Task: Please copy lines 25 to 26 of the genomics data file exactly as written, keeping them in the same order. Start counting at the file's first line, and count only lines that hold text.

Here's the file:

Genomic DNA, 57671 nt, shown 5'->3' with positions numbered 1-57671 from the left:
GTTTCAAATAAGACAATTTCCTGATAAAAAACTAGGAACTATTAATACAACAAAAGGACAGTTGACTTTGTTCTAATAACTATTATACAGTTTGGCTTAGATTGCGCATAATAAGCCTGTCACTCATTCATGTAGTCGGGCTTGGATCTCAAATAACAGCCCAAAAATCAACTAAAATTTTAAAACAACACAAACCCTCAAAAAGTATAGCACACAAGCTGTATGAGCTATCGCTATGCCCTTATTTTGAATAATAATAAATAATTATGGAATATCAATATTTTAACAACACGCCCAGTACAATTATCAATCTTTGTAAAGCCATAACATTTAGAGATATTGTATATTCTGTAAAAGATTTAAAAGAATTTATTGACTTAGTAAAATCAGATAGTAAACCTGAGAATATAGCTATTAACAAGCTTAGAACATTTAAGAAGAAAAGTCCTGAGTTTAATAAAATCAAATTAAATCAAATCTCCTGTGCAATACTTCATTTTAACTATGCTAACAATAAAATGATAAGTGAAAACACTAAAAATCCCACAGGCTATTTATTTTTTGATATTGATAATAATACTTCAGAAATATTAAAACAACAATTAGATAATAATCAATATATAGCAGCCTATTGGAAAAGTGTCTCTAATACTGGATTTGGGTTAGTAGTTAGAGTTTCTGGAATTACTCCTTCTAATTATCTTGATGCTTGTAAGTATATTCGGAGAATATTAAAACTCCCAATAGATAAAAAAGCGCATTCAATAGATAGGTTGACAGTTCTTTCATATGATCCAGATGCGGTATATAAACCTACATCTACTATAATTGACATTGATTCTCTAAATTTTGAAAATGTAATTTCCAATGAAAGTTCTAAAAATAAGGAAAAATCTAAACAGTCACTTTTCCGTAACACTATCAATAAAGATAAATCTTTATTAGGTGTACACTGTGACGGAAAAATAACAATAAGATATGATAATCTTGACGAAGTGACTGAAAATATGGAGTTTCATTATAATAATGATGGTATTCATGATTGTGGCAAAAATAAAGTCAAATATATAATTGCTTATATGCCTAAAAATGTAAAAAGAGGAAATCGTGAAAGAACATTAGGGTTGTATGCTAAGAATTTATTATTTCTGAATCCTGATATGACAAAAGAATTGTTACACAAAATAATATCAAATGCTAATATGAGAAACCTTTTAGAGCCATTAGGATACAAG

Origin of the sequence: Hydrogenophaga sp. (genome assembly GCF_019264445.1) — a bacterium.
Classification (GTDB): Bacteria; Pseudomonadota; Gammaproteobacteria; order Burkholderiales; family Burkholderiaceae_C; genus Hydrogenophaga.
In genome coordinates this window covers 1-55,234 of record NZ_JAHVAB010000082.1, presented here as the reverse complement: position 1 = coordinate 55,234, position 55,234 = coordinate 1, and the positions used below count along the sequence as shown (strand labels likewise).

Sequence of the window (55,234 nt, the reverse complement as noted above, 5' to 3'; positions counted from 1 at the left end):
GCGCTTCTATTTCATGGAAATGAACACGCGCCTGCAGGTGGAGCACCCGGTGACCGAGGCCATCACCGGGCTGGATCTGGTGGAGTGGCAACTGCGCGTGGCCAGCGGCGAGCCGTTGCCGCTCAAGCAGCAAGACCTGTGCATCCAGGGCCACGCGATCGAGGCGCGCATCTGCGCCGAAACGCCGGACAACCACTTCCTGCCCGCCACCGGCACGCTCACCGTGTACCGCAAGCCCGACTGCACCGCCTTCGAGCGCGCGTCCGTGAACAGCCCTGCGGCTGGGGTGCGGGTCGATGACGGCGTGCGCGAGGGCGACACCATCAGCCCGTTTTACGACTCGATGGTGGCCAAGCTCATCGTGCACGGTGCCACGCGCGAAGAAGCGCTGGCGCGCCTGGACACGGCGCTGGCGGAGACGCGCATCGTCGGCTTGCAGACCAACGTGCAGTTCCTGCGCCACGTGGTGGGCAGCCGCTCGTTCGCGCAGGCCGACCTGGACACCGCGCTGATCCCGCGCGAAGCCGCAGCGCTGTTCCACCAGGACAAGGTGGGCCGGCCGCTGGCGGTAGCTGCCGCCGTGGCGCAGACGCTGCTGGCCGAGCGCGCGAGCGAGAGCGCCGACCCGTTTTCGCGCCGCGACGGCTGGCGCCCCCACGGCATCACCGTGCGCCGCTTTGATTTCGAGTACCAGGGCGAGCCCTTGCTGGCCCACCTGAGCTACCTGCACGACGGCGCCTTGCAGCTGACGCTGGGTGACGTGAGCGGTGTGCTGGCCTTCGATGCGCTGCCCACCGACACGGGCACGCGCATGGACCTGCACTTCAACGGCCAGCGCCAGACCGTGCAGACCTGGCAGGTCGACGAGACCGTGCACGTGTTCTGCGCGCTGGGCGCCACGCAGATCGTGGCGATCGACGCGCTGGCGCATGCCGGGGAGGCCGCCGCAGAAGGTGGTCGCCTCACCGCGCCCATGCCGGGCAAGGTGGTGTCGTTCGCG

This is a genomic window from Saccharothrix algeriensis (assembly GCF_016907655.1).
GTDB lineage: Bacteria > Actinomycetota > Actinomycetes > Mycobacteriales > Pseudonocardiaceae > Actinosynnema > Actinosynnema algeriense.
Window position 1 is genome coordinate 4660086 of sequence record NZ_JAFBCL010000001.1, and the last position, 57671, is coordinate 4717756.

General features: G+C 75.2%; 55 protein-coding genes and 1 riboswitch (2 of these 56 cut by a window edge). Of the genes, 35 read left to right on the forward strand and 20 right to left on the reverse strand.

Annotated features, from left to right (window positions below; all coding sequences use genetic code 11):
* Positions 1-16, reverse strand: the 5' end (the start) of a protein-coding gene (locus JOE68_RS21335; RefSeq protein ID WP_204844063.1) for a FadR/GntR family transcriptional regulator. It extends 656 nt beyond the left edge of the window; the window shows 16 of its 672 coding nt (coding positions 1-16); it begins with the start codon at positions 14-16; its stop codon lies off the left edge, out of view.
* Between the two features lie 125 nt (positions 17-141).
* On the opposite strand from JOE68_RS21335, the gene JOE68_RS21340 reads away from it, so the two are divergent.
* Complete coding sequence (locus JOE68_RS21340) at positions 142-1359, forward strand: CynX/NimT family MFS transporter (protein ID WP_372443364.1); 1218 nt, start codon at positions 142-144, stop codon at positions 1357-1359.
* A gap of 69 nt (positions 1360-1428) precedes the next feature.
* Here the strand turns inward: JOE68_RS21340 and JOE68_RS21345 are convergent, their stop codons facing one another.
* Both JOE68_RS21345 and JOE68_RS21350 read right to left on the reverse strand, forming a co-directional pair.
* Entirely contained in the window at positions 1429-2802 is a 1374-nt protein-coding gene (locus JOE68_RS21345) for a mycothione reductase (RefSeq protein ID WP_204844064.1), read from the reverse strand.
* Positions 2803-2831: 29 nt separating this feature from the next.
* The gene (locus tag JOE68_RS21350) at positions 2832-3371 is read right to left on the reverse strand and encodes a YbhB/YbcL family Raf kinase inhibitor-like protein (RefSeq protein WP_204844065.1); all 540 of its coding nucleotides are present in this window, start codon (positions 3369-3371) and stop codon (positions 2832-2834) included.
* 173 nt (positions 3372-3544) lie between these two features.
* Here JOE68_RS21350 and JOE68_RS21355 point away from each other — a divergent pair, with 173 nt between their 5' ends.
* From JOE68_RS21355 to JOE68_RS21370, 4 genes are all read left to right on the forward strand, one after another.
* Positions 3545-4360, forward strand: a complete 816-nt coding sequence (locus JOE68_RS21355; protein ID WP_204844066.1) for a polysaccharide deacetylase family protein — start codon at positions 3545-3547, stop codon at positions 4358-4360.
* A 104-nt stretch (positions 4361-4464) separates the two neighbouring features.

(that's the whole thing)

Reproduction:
* From JOE68_RS21355 to JOE68_RS21370, 4 genes are all read left to right on the forward strand, one after another.
* Positions 3545-4360, forward strand: a complete 816-nt coding sequence (locus JOE68_RS21355; protein ID WP_204844066.1) for a polysaccharide deacetylase family protein — start codon at positions 3545-3547, stop codon at positions 4358-4360.